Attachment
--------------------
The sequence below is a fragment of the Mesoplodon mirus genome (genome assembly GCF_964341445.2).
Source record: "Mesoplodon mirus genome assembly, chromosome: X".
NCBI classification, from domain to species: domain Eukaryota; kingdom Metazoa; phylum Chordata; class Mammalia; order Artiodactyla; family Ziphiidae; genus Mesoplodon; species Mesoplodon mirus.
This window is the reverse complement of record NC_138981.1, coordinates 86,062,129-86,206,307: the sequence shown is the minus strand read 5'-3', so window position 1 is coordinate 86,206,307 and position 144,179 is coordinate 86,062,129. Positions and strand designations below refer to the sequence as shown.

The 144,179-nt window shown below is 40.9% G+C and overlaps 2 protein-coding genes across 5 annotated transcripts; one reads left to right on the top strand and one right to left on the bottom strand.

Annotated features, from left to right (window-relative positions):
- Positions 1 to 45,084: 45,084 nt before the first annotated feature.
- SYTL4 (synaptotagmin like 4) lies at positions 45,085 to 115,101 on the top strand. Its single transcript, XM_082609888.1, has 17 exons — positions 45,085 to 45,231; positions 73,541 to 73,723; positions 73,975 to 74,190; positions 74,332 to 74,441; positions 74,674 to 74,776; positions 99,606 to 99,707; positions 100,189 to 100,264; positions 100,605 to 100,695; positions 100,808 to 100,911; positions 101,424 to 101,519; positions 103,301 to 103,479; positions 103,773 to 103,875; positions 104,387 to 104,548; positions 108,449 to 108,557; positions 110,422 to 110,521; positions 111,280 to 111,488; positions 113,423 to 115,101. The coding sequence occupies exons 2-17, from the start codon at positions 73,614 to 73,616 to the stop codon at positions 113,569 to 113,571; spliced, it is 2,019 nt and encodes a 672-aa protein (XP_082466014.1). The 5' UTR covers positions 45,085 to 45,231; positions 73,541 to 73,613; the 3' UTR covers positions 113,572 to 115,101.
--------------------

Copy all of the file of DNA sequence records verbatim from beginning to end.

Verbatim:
The sequence below is a fragment of the Mesoplodon mirus genome (genome assembly GCF_964341445.2).
Source record: "Mesoplodon mirus genome assembly, chromosome: X".
NCBI classification, from domain to species: domain Eukaryota; kingdom Metazoa; phylum Chordata; class Mammalia; order Artiodactyla; family Ziphiidae; genus Mesoplodon; species Mesoplodon mirus.
This window is the reverse complement of record NC_138981.1, coordinates 86,062,129-86,206,307: the sequence shown is the minus strand read 5'-3', so window position 1 is coordinate 86,206,307 and position 144,179 is coordinate 86,062,129. Positions and strand designations below refer to the sequence as shown.

The 144,179-nt window shown below is 40.9% G+C and overlaps 2 protein-coding genes across 5 annotated transcripts; one reads left to right on the top strand and one right to left on the bottom strand.

Annotated features, from left to right (window-relative positions):
- Positions 1 to 45,084: 45,084 nt before the first annotated feature.
- SYTL4 (synaptotagmin like 4) lies at positions 45,085 to 115,101 on the top strand. Its single transcript, XM_082609888.1, has 17 exons — positions 45,085 to 45,231; positions 73,541 to 73,723; positions 73,975 to 74,190; positions 74,332 to 74,441; positions 74,674 to 74,776; positions 99,606 to 99,707; positions 100,189 to 100,264; positions 100,605 to 100,695; positions 100,808 to 100,911; positions 101,424 to 101,519; positions 103,301 to 103,479; positions 103,773 to 103,875; positions 104,387 to 104,548; positions 108,449 to 108,557; positions 110,422 to 110,521; positions 111,280 to 111,488; positions 113,423 to 115,101. The coding sequence occupies exons 2-17, from the start codon at positions 73,614 to 73,616 to the stop codon at positions 113,569 to 113,571; spliced, it is 2,019 nt and encodes a 672-aa protein (XP_082466014.1). The 5' UTR covers positions 45,085 to 45,231; positions 73,541 to 73,613; the 3' UTR covers positions 113,572 to 115,101.